|As we celebrate the birth of our nation on July 4th, Independence Day, we Christians as citizens of heaven need to take a look , as sojourners here on earth , at our citizenship here in the United States of America. The founding fathers of our nation, as they wrote the Declaration of Independence and later the Constitution, worked from a Judaic Christian heritage. They openly stated that for our nation to succeed as a democracy it needed to have a moral base. Without that moral foundation the structure that they framed for our nation would soon collapse. A visiting French historian and author, Alexis de Tocqueville, made this observation about America in the 1800�s: �I sought for the greatness and genius of America in her commodious harbors and her ample rivers � and it was not there . . . in her fertile fields and boundless forests and it was not there . . . in her rich mines and her vast world commerce � and it was not there . . . in her democratic Congress and her matchless Constitution � and it was not there. Not until I went into the churches of America and heard her pulpits aflame with righteousness did I understand the secret of her genius and power. America is great because she is good, and if America ever ceases to be good, she will cease to be great.�
¯ Alexis de Tocqueville, Democracy in America
As we take a look at our nation, and yes, even at many mainline churches here in America we can see that America has lost its moral compass and the goodness and righteousness that God gives us by faith in Jesus Christ. For this we as Christians need to repent as we share in our nation�s rebellion against God and His Word and ask His forgiveness trusting that the promise God made to Israel of old applies today also to us believers here in the United States . �... if My people who are called by My name will humble themselves and pray, search for Me, repent of their evil ways, then I will hear from heaven and forgive their sins and heal their country.� (2 Chronicles 7:14)
St. Paul writing his second and last letter to a young pastor named Timothy gave these words of instruction and encouragement. �1 In the presence of God and Christ Jesus, who is going to judge the living and the dead, and in view of His coming and His ruling over us, I solemnly charge you: 2 Preach the word, be ready whether it is convenient or not convenient, Literally: "in season or out of season." correct, rebuke, encourage, being very patient and thorough in your teaching. 3 A time will come when people will not listen to sound teaching but, following their own desires, they will surround themselves more and more with teachers who say what they want to hear. 4 They will refuse to listen to the truth and will turn to myths. 5 But you keep a clear head in everything, endure hardship, do the work of one who preaches the Gospel, do everything that God desires you to do as a minister.� (2 Timothy 4:1-5) When I began my ministry in 1968, at Zion and Redeemer Lutheran Parish in Boyd, Minnesota, for the most part I could say that here in America it was still �in season� to preach the word. As I come to the close of my ministry I have to say that more and more our message of Law and Gospel, sin and grace is �out of season� here in America. We live in a culture that is not only indifferent to the message of the cross but also growing more hostile. Next to China and India, America is now the third largest mission field. And what a mission field it is that lies before us! The mission field is no longer just overseas. We have a hurting world right here in the US that needs to know Jesus Christ as Lord and Savior. Taking to heart St. Paul�s words of encouragement from the Holy Spirit, we need to keep a clear head and keep preaching the Good News knowing that God�s Word is powerful and active and does not come back to Him empty.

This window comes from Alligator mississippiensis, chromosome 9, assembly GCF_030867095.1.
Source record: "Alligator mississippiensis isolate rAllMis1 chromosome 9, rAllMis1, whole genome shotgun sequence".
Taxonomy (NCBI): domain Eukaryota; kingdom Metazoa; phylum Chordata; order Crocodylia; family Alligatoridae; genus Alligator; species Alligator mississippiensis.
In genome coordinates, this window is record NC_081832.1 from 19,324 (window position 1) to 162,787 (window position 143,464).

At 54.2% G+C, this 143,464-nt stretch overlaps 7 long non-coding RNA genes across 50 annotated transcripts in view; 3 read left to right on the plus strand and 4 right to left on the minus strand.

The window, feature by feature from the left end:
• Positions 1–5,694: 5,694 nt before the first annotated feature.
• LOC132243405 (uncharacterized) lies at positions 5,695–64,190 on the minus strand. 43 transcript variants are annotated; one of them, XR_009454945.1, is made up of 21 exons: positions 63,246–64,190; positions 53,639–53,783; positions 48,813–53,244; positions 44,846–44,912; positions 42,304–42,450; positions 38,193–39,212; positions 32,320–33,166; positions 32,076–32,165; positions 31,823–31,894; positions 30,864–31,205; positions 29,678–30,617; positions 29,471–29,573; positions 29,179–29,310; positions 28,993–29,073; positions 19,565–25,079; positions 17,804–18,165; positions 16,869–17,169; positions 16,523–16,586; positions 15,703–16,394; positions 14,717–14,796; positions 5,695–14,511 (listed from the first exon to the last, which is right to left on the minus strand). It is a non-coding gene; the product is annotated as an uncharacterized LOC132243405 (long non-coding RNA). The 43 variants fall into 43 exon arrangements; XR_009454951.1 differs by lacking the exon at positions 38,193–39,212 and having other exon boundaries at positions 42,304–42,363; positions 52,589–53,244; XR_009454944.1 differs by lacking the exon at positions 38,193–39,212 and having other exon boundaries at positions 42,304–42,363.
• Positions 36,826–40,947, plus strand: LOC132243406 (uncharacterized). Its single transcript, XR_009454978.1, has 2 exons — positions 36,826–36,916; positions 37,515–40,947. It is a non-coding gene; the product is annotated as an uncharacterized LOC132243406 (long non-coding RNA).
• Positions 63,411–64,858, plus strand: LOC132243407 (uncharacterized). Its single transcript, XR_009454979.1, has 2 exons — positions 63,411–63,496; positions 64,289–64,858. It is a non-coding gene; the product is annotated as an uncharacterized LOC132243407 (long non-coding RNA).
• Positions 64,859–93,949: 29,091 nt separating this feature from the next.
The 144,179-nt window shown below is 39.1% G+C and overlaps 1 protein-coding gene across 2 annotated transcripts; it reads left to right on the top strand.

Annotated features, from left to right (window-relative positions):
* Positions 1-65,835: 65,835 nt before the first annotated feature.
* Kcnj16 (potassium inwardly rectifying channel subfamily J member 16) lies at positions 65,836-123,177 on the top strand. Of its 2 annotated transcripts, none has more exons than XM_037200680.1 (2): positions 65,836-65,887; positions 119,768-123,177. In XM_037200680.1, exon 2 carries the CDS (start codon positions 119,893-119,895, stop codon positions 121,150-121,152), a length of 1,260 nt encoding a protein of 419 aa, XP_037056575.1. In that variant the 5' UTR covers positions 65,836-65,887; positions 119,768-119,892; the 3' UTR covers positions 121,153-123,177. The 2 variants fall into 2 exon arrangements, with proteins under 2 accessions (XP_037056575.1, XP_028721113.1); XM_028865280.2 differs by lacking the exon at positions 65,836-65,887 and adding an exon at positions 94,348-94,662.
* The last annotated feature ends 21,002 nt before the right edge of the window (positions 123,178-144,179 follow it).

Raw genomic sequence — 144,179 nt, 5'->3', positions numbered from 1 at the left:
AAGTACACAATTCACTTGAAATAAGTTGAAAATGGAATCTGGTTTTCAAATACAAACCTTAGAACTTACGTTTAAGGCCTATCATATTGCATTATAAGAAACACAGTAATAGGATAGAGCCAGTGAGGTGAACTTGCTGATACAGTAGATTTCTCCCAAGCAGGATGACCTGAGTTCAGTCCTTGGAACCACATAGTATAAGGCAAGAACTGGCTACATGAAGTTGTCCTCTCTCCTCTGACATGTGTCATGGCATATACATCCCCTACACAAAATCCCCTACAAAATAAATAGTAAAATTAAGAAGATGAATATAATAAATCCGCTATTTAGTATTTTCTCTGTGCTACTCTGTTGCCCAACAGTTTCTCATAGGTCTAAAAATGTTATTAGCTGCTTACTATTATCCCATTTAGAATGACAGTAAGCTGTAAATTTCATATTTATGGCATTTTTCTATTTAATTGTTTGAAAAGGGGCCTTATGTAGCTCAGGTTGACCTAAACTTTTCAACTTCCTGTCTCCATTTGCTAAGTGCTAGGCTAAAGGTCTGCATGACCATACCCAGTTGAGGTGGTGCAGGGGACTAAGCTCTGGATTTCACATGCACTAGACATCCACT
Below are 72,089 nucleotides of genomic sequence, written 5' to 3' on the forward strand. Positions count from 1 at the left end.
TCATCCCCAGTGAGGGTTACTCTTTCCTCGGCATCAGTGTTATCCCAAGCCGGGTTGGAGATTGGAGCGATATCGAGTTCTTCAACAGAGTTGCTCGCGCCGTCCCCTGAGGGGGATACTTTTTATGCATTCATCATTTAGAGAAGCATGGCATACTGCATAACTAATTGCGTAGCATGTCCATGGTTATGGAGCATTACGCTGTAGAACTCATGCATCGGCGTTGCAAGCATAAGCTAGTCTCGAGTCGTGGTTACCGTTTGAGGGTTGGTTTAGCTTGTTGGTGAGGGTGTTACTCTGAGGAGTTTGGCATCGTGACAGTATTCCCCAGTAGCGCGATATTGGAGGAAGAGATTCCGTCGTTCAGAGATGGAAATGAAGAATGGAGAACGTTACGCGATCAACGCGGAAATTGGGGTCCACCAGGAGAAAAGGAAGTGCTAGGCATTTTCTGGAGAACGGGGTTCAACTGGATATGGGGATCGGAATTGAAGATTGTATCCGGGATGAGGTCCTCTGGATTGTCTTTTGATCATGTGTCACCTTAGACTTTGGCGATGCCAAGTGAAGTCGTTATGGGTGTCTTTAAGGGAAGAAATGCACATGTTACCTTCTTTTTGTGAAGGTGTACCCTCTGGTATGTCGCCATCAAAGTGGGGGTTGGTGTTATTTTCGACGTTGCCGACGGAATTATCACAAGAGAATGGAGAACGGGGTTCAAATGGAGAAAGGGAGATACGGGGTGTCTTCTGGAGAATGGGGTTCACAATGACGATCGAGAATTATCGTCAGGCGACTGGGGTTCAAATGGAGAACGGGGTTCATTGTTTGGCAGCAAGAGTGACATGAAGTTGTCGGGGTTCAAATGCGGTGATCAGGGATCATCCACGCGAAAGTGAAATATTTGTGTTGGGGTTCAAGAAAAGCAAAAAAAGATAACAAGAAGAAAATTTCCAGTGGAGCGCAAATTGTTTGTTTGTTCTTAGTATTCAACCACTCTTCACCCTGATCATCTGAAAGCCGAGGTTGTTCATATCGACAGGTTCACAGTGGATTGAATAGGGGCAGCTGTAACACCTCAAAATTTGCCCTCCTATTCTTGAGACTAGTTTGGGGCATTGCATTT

586 Preach You the Word
Text (sts. 1�6): © 1971 The Franzmann Family Used by permission: LSB Hymn License .NET, number 100010893. Created by Lutheran Service Builder © 2006 Concordia Publishing House.
1 Preach you the Word and plant it home
To men who like or like it not,
The Word that shall endure and stand
When flow�rs and men shall be forgot.
2 We know how hard, O Lord, the task
Your servant bade us undertake:
To preach Your Word and never ask
What prideful profit it may make.
3 The sower sows; his reckless love
Scatters abroad the goodly seed,
Intent alone that all may have
The wholesome loaves that all men need.
4 Though some be snatched and some be scorched
And some be choked and matted flat,
The sower sows; his heart cries out,
�Oh, what of that, and what of that?�
5 Of all his scattered plenteousness
One-fourth waves ripe on hill and flat,
And bears a harvest hundredfold:
�Ah, what of that, Lord, what of that!�
6 Preach you the Word and plant it home
And never faint; the Harvest Lord
Who gave the sower seed to sow
Will watch and tend His planted Word.